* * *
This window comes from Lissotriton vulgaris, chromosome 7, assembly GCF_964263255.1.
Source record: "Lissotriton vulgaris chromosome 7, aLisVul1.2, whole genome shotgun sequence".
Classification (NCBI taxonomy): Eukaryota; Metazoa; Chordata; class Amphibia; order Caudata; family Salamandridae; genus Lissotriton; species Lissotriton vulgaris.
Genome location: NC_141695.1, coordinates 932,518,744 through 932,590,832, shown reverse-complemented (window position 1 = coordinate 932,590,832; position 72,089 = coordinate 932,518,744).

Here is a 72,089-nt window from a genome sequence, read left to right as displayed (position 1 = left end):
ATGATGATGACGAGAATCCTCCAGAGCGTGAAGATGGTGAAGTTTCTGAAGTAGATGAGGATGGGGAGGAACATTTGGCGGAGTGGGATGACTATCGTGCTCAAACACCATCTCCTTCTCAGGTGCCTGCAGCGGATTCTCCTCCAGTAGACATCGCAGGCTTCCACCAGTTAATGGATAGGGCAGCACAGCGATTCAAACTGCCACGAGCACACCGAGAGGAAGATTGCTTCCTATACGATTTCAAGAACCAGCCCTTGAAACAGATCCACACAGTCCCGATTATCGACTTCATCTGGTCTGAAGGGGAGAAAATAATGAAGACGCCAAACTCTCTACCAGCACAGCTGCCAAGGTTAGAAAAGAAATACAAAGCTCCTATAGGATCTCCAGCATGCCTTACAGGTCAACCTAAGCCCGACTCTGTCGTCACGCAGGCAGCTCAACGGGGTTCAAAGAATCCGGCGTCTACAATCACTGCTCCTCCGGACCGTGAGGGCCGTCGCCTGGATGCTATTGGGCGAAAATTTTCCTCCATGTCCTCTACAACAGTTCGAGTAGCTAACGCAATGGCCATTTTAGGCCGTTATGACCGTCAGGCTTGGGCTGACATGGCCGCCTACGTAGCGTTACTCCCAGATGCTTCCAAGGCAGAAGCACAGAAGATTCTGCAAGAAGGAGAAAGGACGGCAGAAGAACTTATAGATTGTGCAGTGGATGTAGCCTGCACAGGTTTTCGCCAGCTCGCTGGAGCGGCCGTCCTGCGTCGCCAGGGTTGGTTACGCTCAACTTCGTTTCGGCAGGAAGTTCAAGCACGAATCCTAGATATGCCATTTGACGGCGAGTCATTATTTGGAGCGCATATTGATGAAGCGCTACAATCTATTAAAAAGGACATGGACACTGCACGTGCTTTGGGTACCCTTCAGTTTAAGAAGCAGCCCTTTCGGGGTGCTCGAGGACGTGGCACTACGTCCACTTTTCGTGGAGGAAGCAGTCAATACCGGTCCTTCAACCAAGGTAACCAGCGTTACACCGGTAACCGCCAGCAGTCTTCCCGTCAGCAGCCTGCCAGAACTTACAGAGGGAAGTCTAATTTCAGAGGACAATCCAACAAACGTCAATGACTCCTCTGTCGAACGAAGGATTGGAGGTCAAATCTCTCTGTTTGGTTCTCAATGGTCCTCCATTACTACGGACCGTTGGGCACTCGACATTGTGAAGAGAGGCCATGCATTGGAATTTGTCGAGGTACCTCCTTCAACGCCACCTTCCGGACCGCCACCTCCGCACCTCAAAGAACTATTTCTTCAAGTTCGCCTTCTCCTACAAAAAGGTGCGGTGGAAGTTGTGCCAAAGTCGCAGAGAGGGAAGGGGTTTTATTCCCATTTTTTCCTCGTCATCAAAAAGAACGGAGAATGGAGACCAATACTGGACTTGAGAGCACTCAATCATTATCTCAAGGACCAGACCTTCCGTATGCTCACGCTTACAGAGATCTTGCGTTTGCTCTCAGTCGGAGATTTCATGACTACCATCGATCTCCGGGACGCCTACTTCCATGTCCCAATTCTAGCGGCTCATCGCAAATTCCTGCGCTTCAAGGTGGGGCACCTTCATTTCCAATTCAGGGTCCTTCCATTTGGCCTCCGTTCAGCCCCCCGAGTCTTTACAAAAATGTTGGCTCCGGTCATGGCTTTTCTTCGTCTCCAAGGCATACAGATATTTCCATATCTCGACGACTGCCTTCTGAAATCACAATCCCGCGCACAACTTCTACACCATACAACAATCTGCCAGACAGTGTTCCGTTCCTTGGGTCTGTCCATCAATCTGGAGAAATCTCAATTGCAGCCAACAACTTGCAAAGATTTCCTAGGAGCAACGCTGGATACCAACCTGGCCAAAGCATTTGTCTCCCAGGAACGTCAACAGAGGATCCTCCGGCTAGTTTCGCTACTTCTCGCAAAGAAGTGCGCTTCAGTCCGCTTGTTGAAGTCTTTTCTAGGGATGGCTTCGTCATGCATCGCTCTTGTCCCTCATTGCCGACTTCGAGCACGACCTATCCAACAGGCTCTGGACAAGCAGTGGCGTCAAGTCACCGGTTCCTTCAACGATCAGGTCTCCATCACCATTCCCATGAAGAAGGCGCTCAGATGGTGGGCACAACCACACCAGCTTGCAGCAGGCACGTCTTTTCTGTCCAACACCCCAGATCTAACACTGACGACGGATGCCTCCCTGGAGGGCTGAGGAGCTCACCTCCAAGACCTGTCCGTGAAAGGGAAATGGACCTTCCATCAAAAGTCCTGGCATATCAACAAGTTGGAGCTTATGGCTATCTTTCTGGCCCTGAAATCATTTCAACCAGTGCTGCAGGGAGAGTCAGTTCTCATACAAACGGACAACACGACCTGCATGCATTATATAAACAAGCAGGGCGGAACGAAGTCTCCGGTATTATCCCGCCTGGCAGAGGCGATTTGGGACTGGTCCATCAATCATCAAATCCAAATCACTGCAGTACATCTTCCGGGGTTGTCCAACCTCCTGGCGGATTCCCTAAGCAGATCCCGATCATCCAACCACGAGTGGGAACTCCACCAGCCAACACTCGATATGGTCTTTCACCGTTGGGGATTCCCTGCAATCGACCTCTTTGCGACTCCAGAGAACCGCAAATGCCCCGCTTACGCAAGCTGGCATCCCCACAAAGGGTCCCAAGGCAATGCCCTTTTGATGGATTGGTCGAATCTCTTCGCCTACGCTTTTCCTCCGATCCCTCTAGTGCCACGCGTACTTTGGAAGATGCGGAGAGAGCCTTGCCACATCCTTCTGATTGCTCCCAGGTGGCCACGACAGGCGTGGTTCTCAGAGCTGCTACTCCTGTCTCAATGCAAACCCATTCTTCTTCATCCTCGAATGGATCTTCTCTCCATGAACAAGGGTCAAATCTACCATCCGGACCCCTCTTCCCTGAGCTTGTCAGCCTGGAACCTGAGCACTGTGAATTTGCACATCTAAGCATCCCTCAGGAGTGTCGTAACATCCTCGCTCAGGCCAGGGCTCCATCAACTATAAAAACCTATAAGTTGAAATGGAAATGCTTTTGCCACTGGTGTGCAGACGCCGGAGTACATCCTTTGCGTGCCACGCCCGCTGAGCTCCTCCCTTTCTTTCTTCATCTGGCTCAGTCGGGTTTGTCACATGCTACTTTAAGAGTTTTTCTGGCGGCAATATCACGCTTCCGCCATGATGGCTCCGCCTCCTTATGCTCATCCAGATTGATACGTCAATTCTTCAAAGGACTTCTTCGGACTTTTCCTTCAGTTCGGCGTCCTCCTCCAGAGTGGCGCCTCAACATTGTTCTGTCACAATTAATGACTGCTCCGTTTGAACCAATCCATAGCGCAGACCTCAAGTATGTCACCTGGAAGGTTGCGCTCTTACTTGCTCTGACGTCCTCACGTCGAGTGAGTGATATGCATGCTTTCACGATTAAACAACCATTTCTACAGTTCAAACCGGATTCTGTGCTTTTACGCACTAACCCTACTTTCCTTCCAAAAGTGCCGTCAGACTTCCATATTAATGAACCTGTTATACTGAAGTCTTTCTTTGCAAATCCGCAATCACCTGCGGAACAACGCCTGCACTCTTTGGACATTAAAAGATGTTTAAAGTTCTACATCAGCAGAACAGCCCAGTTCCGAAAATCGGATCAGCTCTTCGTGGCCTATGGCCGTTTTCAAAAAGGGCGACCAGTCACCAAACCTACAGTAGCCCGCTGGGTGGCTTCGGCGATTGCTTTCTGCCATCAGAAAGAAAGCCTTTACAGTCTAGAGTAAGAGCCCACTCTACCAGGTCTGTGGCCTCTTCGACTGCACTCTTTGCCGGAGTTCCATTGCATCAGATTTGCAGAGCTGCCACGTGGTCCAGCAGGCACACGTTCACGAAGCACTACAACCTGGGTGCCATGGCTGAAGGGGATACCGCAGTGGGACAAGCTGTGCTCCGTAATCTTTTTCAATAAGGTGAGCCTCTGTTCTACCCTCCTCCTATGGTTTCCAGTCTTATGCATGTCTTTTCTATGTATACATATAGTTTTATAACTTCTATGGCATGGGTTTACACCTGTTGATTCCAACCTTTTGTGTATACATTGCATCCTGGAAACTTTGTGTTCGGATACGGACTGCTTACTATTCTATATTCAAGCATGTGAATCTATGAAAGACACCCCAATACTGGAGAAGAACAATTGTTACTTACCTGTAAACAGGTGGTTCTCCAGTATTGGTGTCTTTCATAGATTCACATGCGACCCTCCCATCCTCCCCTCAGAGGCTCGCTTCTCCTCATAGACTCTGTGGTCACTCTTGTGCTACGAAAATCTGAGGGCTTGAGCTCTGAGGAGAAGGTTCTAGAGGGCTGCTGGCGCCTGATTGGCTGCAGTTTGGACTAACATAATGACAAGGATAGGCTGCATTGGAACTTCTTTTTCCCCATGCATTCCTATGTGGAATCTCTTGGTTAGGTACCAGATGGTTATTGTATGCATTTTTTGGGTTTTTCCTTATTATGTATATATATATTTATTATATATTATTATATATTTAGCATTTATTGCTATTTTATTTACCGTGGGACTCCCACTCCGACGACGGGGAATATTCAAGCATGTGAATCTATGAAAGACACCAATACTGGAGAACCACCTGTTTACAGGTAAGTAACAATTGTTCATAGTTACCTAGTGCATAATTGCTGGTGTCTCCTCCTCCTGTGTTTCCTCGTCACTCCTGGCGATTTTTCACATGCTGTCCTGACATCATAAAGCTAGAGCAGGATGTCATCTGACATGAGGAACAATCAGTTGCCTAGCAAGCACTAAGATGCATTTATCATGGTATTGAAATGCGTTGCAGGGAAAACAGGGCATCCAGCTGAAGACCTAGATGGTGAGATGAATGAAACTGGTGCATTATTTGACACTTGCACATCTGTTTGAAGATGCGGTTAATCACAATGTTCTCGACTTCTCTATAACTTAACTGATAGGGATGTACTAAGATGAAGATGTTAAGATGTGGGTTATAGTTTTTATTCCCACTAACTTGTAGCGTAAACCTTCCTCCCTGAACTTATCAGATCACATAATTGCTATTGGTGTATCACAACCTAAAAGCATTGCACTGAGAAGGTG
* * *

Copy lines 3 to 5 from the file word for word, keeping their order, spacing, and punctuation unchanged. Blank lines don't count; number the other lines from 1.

Classification (NCBI taxonomy): Eukaryota; Metazoa; Chordata; class Amphibia; order Caudata; family Salamandridae; genus Lissotriton; species Lissotriton vulgaris.
Genome location: NC_141695.1, coordinates 932,518,744 through 932,590,832, shown reverse-complemented (window position 1 = coordinate 932,590,832; position 72,089 = coordinate 932,518,744).

Here is a 72,089-nt window from a genome sequence, read left to right as displayed (position 1 = left end):